To actively assist ambulation for persons with injuries and disabilities, much work has been done in the area of powered exoskeletons [1-4]. These devices consist of an external support structure with powered, articulated joints and are touted to provide unbridled potential as assistive devices for the mobility-impaired. However, the motors and control circuitry required to operate powered exoskeletons result in immense financial costs for the systems that limit their clinical adoption. New technologies that are affordable for widespread use are needed to accelerate walking recovery for patients with neurological injuries. For this case series, we investigated the use of Kickstart, a bio-inspired neurorehabilitation device, with three patients with chronic neurological injuries. Instead of electronics or stimulation, Kickstart utilizes an elastic based Exotendon™ technology inspired by the anatomy of horses. In the hind limbs of a horse, long tendons span multiple joints. During the stance phase of gait, the tendons stretch and store energy which is later returned to initiate swing phase with less work required from the muscles [5-13]. Kickstart’s Exotendon functions similarly by storing energy during the stance phase and slowing the progression of the tibia relative to the foot to provide a greater sense of stability and to promote a longer contra lateral step. Then, when the user shifts his/her weight to the contra lateral limb, the Exotendon returns energy to initiate the swing phase of gait (Figure 1). This is intended to enable users to perform the proper walking motions with better endurance which has been documented as key factors in bringing about therapeutic carryover following neurological injury . We now present three clinical cases of patients with chronic neurological injuries using Kickstart.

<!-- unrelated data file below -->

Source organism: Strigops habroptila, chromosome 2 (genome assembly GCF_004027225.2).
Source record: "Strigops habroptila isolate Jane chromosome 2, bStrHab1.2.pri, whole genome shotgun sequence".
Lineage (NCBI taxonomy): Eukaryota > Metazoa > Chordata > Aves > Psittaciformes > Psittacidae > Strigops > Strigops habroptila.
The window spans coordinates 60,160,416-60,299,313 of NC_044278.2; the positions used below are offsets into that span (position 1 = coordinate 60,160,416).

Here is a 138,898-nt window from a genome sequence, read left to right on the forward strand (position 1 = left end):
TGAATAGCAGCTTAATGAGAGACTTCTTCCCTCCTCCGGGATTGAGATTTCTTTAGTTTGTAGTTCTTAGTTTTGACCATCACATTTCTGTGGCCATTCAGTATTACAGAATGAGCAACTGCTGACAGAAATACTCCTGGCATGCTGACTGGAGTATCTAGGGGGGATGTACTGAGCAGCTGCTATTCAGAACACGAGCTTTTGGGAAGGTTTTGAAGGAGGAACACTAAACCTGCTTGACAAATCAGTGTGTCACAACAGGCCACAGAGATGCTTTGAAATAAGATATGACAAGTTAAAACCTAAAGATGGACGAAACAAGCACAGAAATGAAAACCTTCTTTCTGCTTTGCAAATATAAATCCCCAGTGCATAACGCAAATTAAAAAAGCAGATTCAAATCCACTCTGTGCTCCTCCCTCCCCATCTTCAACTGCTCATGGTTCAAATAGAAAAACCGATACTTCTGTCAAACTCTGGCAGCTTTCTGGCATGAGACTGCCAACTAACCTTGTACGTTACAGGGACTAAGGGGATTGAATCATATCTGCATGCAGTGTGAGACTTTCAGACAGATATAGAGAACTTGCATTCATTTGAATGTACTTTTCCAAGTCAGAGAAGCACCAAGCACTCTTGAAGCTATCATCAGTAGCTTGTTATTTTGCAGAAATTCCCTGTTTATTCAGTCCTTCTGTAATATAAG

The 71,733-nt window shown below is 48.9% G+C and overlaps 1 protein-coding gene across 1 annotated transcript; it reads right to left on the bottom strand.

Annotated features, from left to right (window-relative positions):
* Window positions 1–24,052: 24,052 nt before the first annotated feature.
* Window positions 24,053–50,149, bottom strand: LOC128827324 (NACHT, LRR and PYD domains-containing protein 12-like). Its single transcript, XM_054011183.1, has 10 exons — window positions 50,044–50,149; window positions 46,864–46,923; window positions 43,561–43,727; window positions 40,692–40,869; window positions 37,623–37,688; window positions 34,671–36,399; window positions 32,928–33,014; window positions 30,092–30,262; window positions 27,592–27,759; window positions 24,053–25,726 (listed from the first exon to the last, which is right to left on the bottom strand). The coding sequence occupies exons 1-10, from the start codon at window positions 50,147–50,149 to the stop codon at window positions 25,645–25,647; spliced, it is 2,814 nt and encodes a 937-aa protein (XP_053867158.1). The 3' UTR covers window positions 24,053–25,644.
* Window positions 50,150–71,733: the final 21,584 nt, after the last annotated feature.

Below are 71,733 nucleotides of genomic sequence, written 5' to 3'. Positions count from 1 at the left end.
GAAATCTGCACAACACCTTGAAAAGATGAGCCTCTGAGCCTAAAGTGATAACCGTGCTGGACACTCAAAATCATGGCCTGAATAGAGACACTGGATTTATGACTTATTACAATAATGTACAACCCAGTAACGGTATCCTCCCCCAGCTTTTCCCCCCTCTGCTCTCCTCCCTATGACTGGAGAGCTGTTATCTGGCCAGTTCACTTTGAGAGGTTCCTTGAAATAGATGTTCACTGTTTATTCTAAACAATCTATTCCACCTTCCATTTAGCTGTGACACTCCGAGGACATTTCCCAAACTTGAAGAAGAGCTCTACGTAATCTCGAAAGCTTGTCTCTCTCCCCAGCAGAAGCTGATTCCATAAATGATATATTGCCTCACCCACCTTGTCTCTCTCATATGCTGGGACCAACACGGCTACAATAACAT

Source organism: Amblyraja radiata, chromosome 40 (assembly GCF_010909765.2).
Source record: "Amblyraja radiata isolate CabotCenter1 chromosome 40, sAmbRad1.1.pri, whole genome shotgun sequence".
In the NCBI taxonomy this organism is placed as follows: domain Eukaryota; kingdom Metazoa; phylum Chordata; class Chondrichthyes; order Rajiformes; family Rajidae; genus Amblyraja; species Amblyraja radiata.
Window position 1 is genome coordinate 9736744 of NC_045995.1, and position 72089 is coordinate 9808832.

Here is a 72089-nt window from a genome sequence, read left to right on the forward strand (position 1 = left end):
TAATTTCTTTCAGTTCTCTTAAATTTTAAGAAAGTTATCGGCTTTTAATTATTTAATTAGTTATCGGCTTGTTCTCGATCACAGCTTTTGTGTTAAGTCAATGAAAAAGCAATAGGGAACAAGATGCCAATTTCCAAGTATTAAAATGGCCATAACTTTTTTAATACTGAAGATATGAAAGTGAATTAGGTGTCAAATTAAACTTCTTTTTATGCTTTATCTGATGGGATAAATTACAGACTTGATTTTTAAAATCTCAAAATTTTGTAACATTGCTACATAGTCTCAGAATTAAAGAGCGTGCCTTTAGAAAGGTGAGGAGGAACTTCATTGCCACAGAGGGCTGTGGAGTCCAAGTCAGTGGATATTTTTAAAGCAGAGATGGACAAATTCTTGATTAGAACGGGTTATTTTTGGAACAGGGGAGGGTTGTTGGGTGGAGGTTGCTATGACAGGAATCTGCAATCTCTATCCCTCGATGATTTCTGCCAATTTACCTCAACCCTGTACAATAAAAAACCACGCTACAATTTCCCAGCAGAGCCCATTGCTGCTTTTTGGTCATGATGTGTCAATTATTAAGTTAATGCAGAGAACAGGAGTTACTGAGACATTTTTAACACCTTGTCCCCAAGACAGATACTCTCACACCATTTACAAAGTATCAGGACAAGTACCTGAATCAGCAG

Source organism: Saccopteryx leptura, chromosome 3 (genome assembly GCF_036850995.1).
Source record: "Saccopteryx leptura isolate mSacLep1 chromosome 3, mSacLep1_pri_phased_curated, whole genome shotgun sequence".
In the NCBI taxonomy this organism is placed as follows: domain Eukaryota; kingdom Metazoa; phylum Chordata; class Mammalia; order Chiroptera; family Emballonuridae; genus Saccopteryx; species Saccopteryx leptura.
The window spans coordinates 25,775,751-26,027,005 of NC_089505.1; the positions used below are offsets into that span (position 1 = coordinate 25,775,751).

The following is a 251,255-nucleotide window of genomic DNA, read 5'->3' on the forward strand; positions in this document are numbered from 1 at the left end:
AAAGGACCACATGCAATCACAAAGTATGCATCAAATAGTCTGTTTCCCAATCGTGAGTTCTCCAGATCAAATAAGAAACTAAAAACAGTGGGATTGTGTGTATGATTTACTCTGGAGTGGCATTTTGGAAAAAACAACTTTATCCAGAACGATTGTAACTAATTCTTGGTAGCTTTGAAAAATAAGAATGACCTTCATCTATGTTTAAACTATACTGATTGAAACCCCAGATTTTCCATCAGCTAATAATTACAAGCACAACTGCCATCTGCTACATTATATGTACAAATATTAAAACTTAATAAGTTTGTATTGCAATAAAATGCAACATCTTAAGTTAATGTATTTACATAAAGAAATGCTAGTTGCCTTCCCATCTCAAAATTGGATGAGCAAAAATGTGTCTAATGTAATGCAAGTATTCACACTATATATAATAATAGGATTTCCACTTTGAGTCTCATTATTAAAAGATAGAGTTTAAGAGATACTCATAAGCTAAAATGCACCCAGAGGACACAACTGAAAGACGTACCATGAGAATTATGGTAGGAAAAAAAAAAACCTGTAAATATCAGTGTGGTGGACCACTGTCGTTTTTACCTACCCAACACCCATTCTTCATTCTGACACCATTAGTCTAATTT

Figure 1: The Kickstart consists of a belt, external support structure, and an Exotendon which acts like an artificial tendon to store and release energy throughout the gait cycle. Using the Exotendon, Kickstart provides users with swing assistance, added stability and feedback for proper gait mechanics.
Case 1: Incomplete Spinal Cord Injury
Participant 1 was a male with an incomplete T-10 spinal cord injury secondary to spinal fusion surgery seven years prior to the study. He lived at home and was independent in self care. He stood in a stander daily, transferred independently, and could walk very short distances with a walker with close guarding.